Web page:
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Ninety Eighth [98th] Illinois Infantry

Posted 10/09/2022

In April 2022, while doing my investigation into the Pickett’s Mill battlefield eagle, I had the privilege of meeting Mr. Josh K. Headlee, the Curator/Historic Preservation Specialist Parks, Recreation and Historic Sites Division, with the Georgia Department of Natural Resources. Josh was one of the representatives at the Pickett’s Mill State Park who helped with identification of the ground recovered eagle by Tommy Carter and Hubert Rackley in 1963.

After our initial meeting, Josh and I struck up a conversation about my book and the work I had done and what I was now doing in identifying flagstaff finials used during the War Between the States. Josh was kind enough to purchase my book as were others that day. Our conversation began to revolve around the fact that Josh’s family lived in Illinois, and that Josh is a descendent of a Union soldier.

 When I later received payment in the mail for the book he purchased, Josh wrote a note telling me that his parents were in possession of an original national flag and flagstaff, including the finial of the 98th Illinois regiment. Josh said his mother was a direct descendent of a member of “Wilder’s Brigade.” My first thought was, “yeah right.” Josh stated the flag was hanging on a wall at his parents house. I was immediately  excited to hear such information, and I called Josh asking Josh if he would, “grease the skids” for me to talk to his parents, and let me attempt to obtain pictures of the pieces. To this, Josh agreed.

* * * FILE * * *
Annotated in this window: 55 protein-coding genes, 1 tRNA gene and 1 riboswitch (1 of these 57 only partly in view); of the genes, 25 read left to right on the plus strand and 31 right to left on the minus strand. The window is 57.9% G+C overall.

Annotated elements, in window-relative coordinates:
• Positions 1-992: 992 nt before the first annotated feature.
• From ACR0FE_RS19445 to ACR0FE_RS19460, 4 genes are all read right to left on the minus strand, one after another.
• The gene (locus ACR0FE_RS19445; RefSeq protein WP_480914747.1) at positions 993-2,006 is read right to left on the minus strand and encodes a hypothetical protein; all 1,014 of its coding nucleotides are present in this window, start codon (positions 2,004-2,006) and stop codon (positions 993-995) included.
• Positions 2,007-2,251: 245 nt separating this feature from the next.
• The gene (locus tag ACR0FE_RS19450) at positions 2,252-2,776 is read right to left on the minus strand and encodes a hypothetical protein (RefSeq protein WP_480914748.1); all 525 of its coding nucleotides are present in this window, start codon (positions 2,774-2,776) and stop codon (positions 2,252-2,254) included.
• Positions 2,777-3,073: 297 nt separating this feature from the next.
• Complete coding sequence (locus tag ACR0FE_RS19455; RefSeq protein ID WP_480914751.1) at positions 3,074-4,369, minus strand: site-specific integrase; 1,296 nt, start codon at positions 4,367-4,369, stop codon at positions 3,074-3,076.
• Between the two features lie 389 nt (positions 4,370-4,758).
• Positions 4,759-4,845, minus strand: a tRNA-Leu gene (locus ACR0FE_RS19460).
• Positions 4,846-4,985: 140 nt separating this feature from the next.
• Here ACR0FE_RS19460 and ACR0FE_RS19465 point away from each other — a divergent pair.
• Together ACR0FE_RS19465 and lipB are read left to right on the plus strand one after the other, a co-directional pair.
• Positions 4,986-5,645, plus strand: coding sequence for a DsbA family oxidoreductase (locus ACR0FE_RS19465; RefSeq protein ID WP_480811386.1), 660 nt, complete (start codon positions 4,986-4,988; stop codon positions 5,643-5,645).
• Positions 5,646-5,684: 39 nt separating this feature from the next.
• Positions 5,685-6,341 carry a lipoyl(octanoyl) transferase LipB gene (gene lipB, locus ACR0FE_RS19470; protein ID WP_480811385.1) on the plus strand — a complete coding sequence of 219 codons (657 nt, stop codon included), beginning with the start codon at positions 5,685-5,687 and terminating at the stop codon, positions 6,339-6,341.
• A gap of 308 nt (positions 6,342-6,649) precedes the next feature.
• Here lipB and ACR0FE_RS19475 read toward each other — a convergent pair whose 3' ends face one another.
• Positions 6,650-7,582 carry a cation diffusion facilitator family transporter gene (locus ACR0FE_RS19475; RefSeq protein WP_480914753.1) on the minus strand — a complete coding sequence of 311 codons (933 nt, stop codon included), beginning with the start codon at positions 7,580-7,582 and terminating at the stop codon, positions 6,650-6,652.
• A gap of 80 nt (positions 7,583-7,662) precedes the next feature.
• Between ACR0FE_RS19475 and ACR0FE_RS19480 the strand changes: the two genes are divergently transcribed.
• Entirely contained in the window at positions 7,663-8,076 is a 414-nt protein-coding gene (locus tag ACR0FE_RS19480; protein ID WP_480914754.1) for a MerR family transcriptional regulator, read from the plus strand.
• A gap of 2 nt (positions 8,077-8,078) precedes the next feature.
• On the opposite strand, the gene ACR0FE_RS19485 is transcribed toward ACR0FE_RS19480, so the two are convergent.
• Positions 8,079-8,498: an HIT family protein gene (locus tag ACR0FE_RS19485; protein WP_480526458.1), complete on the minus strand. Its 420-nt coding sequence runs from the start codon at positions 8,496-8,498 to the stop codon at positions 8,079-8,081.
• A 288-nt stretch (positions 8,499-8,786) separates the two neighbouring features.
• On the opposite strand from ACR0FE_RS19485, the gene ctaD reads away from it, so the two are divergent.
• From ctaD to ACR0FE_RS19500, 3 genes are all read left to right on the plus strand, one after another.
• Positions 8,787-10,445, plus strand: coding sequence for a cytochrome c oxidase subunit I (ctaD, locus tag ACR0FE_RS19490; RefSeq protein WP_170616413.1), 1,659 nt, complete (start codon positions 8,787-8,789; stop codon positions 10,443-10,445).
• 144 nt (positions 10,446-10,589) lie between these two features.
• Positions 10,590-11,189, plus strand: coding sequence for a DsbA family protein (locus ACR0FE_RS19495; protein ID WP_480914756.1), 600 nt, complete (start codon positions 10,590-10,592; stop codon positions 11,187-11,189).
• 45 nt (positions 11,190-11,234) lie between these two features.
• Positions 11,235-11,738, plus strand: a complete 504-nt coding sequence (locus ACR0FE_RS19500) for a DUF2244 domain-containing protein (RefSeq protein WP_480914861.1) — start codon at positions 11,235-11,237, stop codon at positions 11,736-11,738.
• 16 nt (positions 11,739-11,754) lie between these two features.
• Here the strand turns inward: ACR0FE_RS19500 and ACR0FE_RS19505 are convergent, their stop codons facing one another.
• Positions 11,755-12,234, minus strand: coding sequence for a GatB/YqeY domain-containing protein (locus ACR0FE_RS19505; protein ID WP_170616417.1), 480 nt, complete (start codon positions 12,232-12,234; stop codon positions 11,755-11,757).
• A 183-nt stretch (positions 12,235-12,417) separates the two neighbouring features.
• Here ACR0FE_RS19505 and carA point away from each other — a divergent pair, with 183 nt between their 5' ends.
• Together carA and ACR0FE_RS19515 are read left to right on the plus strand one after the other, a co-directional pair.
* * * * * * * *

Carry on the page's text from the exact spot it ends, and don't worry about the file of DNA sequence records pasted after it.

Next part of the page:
A day or two later, or possibly the same day, [I wasn’t going to let that lead go away to long] I was able to contact Josh Headlee’s mother, Ms. C.J. Headlee in Illinois, then Josh’s father,  I learned between the two, the flag was purchased after a museum or historical society sold the pieces off after a deaccession. I also learned that Ms. Headlee is the great-great grand daughter of John D. Moseley of Company A, 98th Illinois Infantry. The Headlee’s furnished the two images of the flag and the flagstaff finial for the regiment.

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When a real Civil War buff hears the regiment, 98th Illinois, one usually knows that regiment was an element of  the famous, “Wilder’s Brigade.” The 98th Illinois was organized at Centralia, Illinois in September 1862, and the regiment was converted to mounted infantry in March 1862, after John Wilder returned from Confederate captivity early in the war after being taken prisoner and exchanged.

I learned that John D. Moseley was a 6’1” light haired 21 year old farmer from Clay City, Illinois when Moseley was mustered into Federal service in September 1862. John stayed with the regiment, so official records report, until he was mustered out of service as a Private in June 1865, in Nashville, Tennessee. In 1880, according to military pension records, John D. Moseley became a invalid, and passing away in May 1921. Moseley is buried in Travis Cemetery near Clay City, Illinois.

Family lore, or maybe from official reports I was not able to find, states, while under the command of Captain Turner of Company A, John D. Moseley was assigned duty as a scout for the Union Army from January 1, 1864 until April 1, 1864. This would have been at a time before the spring offensive was undertaken by the Union Army in May 1864. No doubt, if this information is valid, John was making his way around the mountains of north Georgia into Dalton, Ringgold, Resaca, Snake Creek, and Nick-a-Jack gaps, and other such places, gathering intelligence information to be furnished to his superiors for the upcoming offensive. Rocky Face ridge was the first obstacle in Georgia for the Union army in May 1864.


Josh K. Headlee, and family for information, and images.

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